Page images

reputation; it was occasion only has been wanting to your courage, for that can never be wanting to occasion. The same ardour still incites you to heroic actions, and the same concernment for all the interest of your king and brother continues to give you restless nights, and a generous emulation for your own glory. You are still meditating on new labours for yourself, and new triumphs for the nation; and when our former enemies again provoke us, you will again solicit fate to provide you another navy to overcome, and another admiral to be slain. You will then lead forth a nation eager to revenge their past injuries; and, like the Romans, inexorable to peace, till they have fully vanquished. Let our enemies make their boast of a surprise,* as the Samnites did of a successful stratagem; but the Furcæ Caudina will never be forgiven till they are revenged. I have always observed in your Royal Highness an extreme concernment for the honour of your country; it is a passion common to you with a brother, the most excellent of kings; and in two persons are eminent the characters which Homer has given us of heroic virtue; the commanding part in Agamemnon, and the executive in Achilles. And I doubt not from both your actions, but to have abundant matter to fill the annals of a glorious reign, and to perform the part of a just historian to my royal master, without intermixing with it any thing of the poet.

In the mean time, while your Royal Highness is preparing fresh employment for our pens, I have been examining my own forces, and making trial of myself, how I shall be able to transmit you to pos


* The author seems to refer to the burning of the English ships at Chatham, by the Dutch Admiral De Ruyter.

terity. I have formed a hero, I confess, not abso, lutely perfect, but of an excessive and over-boil. ing courage; but Homer and Tasso are my precedents. Both the Greek and the Italian poet had well considered, that a tame hero, who never transgresses the bounds of moral virtue, would shine but dimly in an epic poem ; the strictness of those rules might well give precepts to the reader, but would administer little of occasion to the writer. But a character of an eccentric virtue is the more exact image of human life, because he is not wholly exempted from its frailties; such a person is Almanzor, whom I present, with all humility, to the patronage of your Royal Highness. I designed in him a roughness of character, impatient of injuries, and a confidence of himself, almost approaching to an arrogance. But these errors are incident only to great spirits; they are moles and dimples, which hinder not a face from being beautiful, though that beauty be not regular; they are of the number of those amiable imperfections which we see in mistresses, and which we pass over without a strict examination, when they are accompanied with greater graces. And such in Almanzor are a frank and noble openness of nature, an easiness to forgive his conquered enemies, and to protect them in distress; and, above all, an inviolable faith in his affection,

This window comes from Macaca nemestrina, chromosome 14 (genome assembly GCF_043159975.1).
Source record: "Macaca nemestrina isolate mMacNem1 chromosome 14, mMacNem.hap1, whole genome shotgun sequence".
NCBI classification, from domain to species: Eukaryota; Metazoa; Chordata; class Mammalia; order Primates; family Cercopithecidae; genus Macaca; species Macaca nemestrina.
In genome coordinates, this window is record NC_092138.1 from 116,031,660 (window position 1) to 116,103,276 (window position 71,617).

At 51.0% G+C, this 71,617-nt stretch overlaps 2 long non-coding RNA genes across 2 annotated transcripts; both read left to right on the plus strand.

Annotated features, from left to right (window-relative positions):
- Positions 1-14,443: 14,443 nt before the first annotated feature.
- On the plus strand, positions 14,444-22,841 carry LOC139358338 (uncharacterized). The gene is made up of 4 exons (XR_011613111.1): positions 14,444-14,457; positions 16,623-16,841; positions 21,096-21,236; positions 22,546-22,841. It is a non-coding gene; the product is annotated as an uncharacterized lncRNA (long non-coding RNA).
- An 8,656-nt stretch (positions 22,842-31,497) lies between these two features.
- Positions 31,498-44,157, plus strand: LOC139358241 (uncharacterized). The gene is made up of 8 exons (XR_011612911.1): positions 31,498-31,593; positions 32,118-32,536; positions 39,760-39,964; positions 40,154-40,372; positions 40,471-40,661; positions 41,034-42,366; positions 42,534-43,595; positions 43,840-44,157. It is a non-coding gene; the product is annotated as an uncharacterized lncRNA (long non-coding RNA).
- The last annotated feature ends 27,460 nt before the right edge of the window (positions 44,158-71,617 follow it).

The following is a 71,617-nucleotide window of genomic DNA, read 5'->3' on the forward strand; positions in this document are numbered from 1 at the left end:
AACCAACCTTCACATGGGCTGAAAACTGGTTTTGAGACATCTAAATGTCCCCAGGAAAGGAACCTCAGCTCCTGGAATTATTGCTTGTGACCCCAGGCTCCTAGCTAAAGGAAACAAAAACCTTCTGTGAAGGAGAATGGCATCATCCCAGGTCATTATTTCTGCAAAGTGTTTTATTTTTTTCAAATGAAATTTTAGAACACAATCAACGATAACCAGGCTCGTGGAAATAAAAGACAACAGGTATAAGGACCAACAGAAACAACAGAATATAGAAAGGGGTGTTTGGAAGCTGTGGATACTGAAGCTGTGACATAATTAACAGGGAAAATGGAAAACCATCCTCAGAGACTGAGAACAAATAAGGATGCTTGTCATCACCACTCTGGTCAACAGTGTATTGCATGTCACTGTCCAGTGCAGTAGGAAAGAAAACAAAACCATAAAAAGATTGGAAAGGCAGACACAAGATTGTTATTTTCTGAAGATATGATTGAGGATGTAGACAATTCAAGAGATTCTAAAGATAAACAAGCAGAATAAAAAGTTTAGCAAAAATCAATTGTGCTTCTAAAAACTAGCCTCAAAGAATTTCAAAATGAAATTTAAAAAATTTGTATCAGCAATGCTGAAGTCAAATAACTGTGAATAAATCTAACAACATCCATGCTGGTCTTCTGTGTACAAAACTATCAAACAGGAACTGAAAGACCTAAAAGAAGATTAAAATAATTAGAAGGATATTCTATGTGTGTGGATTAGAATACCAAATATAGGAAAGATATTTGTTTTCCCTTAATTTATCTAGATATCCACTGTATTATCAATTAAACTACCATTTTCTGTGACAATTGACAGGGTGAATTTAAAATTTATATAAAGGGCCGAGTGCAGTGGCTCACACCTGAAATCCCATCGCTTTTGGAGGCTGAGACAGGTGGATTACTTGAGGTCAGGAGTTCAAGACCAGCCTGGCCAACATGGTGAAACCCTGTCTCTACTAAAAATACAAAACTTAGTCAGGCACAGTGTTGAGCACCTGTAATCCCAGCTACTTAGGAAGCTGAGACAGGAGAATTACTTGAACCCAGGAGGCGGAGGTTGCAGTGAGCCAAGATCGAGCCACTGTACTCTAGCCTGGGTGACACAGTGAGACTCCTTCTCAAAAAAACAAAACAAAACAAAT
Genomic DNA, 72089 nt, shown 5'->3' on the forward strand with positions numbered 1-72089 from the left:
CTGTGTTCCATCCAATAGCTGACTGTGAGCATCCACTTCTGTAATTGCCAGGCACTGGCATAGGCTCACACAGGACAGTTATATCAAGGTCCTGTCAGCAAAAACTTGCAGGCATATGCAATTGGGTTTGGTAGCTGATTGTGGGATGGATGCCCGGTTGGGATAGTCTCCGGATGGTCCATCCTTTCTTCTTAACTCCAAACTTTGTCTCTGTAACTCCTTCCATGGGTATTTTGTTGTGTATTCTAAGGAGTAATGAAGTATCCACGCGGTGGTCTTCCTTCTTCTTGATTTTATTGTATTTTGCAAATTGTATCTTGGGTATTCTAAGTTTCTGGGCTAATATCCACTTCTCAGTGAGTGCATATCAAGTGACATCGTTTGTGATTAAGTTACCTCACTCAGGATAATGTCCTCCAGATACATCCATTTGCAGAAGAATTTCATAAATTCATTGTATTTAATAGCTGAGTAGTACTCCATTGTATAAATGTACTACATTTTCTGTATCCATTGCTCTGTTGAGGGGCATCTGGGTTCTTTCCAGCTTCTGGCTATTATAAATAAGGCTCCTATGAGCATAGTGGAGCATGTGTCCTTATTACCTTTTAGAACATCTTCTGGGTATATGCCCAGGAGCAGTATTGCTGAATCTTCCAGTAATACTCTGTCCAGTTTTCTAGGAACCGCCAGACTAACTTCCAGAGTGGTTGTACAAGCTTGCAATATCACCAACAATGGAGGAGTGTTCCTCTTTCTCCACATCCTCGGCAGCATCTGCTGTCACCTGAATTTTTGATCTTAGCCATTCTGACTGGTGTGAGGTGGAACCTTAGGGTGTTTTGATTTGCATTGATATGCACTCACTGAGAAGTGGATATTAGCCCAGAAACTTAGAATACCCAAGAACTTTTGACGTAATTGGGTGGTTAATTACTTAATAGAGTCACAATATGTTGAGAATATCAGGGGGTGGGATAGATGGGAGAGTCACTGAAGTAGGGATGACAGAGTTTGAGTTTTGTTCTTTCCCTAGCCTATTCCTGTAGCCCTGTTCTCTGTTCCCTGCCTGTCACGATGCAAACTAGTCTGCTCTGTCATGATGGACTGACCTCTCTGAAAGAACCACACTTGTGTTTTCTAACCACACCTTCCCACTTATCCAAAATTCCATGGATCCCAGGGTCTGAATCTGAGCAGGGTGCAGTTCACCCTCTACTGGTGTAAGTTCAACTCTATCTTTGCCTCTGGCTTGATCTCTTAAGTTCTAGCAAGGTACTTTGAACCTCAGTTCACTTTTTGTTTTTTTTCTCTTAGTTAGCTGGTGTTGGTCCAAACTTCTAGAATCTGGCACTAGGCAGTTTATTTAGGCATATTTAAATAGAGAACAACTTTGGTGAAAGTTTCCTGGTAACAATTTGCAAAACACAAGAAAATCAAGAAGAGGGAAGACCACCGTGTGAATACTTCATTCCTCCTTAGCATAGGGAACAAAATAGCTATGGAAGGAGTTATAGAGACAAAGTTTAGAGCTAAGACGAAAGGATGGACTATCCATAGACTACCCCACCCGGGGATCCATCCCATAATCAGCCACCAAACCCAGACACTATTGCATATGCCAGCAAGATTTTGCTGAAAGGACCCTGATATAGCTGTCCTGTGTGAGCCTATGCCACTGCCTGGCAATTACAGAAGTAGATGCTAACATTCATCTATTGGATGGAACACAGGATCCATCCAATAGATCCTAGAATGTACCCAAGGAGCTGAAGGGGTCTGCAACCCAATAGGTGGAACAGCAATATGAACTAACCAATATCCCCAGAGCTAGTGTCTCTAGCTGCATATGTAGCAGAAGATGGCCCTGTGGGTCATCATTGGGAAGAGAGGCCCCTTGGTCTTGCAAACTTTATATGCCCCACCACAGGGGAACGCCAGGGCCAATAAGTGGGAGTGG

This, sir, I have briefly shadowed to your Royal Highness, that you may not be ashamed of that hero, whose protection you undertake. Neither would I dedicate him to so illustrious a name, if I were conscious to myself that he did or said any thing which was wholly unworthy of it. However, since it is not just that your Royal Highness should defend or own what possibly may be my error,